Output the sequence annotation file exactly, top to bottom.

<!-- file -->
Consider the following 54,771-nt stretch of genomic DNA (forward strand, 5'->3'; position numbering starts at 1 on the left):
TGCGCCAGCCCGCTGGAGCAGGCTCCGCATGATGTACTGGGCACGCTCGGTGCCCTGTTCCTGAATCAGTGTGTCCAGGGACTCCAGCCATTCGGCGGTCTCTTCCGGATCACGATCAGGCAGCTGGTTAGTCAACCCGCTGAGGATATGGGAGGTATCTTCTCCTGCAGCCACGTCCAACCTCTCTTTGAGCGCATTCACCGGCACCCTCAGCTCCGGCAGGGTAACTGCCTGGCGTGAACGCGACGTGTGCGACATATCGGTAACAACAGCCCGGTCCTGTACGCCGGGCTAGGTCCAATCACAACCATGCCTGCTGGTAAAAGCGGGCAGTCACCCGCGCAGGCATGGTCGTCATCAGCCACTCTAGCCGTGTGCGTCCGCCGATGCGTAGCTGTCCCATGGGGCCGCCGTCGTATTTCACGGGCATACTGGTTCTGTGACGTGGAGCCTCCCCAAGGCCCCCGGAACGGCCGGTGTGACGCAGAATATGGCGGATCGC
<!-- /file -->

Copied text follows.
Consider the following 54,771-nt stretch of genomic DNA (forward strand, 5'->3'; position numbering starts at 1 on the left):
TGCGCCAGCCCGCTGGAGCAGGCTCCGCATGATGTACTGGGCACGCTCGGTGCCCTGTTCCTGAATCAGTGTGTCCAGGGACTCCAGCCATTCGGCGGTCTCTTCCGGATCACGATCAGGCAGCTGGTTAGTCAACCCGCTGAGGATATGGGAGGTATCTTCTCCTGCAGCCACGTCCAACCTCTCTTTGAGCGCATTCACCGGCACCCTCAGCTCCGGCAGGGTAACTGCCTGGCGTGAACGCGACGTGTGCGACATATCGGTAACAACAGCCCGGTCCTGTACGCCGGGCTAGGTCCAATCACAACCATGCCTGCTGGTAAAAGCGGGCAGTCACCCGCGCAGGCATGGTCGTCATCAGCCACTCTAGCCGTGTGCGTCCGCCGATGCGTAGCTGTCCCATGGGGCCGCCGTCGTATTTCACGGGCATACTGGTTCTGTGACGTGGAGCCTCCCCAAGGCCCCCGGAACGGCCGGTGTGACGCAGAATATGGCGGATCGC